In the summer of 2002 a controlled study was conducted to quantify how hot vehicles get and how rapidly they can reach dangerous temperatures. This research was published in Pediatrics and is maintained on line at http://ggweather.com/heat . The conclusions of the research were startling in how extreme the conditions inside a car can reach. Within the first 10 minutes a vehicle will warm to almost 20 degrees above the outside air temperature; after 30 minutes it is 34 degrees warmers and after an hour it plateaus at as much as 45 to 50 degrees higher than the air outside. Consequently, even on a mild 70 degree day temperatures can reach readings that can be fatal to an infant or small child. The research also found that “cracking” the windows had a negligible effect on the temperature.
It has become the “go to” article on the topic and is used worldwide and hopefully this research will raise the level of interest and awareness about this sad topic and ultimately to save some innocent lives. The bottom line is that each and every one of these deaths is 100% preventable. Infants and children are the most precious cargo that is ever transported in a vehicle and we should always be cognizant of the potential dangers to a child left alone in a car.
Jan Null, CCM
San Francisco State University
• NEVER LEAVE A CHILD UNATTENDED IN A VEHICLE. NOT EVEN FOR A MINUTE !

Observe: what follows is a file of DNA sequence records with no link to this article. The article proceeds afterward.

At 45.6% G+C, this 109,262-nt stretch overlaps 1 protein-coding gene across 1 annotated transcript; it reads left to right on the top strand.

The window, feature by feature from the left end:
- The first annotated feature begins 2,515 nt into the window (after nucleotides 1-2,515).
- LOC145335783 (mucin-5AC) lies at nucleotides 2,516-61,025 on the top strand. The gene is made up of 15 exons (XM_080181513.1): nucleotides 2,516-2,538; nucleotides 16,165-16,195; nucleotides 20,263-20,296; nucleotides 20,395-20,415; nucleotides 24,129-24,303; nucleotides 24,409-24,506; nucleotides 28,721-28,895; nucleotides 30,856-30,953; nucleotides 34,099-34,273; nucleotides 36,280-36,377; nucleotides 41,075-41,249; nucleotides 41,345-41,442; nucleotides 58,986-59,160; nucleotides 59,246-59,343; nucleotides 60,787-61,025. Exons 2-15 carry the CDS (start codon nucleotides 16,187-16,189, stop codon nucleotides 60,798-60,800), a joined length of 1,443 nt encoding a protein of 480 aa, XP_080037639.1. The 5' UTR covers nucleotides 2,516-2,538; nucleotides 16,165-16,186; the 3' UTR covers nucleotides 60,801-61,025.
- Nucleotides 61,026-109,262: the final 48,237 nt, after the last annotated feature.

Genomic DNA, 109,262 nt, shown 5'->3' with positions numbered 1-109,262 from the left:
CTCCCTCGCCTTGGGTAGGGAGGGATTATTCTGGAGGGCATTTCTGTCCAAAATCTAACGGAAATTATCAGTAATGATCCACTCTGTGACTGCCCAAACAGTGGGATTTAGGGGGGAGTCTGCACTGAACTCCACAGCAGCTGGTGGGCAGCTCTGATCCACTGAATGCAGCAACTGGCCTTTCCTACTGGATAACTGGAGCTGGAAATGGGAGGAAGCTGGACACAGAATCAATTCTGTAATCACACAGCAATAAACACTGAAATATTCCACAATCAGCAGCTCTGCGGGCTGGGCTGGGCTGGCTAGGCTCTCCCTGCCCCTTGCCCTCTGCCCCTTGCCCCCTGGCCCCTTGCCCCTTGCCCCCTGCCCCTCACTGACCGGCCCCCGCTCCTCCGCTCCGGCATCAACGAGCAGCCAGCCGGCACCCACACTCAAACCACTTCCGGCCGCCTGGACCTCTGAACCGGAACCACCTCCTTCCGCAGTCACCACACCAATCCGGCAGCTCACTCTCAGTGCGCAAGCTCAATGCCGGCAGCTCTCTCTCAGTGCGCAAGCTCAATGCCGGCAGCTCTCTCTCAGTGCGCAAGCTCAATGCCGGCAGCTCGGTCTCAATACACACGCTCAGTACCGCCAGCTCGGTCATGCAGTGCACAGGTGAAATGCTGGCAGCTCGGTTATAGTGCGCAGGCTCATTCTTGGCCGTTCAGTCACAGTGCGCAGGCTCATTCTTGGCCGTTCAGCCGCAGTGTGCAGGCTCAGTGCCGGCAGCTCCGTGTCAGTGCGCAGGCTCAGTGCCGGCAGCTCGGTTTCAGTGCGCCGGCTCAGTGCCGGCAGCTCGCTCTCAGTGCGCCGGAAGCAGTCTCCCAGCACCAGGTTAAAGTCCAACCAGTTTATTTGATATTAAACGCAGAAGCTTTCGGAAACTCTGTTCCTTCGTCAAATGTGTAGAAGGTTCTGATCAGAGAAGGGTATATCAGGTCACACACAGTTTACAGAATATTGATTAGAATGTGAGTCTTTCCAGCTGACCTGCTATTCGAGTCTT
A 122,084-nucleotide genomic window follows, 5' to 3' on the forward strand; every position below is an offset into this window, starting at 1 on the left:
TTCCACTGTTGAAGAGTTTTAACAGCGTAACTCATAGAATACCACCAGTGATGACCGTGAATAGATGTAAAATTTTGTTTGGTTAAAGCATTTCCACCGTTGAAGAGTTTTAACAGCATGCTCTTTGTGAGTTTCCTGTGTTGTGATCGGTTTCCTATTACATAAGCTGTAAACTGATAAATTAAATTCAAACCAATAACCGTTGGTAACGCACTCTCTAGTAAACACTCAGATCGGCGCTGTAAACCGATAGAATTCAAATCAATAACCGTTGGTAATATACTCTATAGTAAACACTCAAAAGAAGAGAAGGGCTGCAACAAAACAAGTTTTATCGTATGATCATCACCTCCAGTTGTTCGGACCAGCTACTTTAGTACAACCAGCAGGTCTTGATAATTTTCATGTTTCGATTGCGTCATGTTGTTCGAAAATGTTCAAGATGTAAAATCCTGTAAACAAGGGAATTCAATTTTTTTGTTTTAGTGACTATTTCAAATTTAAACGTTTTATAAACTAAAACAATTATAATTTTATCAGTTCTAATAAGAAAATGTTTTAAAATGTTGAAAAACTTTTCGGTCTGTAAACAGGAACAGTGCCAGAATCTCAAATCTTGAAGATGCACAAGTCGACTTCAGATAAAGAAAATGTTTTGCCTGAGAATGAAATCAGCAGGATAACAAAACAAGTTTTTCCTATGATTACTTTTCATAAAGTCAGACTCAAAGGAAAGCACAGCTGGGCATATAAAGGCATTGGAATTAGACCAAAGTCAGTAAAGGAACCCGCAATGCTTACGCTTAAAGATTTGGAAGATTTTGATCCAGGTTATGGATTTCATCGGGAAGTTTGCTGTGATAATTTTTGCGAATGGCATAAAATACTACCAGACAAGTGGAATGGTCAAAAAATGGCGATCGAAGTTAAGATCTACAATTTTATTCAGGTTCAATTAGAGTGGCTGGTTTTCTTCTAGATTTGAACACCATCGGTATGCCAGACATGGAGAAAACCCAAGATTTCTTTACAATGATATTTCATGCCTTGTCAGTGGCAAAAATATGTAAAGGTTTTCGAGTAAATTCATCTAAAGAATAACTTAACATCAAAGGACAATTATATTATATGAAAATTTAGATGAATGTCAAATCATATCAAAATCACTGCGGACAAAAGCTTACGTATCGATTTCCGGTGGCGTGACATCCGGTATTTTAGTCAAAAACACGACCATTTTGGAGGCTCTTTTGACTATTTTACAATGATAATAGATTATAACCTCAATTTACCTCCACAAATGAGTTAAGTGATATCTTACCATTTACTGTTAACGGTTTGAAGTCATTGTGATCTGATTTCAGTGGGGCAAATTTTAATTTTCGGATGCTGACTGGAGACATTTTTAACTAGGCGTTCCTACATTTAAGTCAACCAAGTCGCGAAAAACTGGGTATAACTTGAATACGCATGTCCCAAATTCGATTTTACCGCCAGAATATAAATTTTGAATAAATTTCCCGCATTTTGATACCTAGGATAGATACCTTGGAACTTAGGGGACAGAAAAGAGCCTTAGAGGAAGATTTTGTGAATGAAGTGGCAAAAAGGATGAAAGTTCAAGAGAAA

• Be sure that all occupants leave the vehicle when unloading. Don't overlook sleeping babies.
• Always lock your car and ensure children do not have access to keys or remote entry devices. If a child is missing, check the pool first and then the car, including the trunk. Teach your children that vehicles are never to be used as a play area.
• Keep a stuffed animal in the carseat and when the child is put in the seat place the animal in the front with the driver.
• Or place your purse or briefcase in the back seat as a reminder that you have your child in the car.
• Make "look before you leave" a routine whenever you get out of the car.
I have updated a number of weather information resource pages:
2014 Thunderstorm and Tornado page: http://ggweather.com/tornado.htm
2014 Hurricane Links: http://ggweather.com/hurricane.htm
2014 Fire Weather Links: http://ggweather.com/firewx.htm
El Nino/La Nina Resources: http://ggweather.com/enso.htm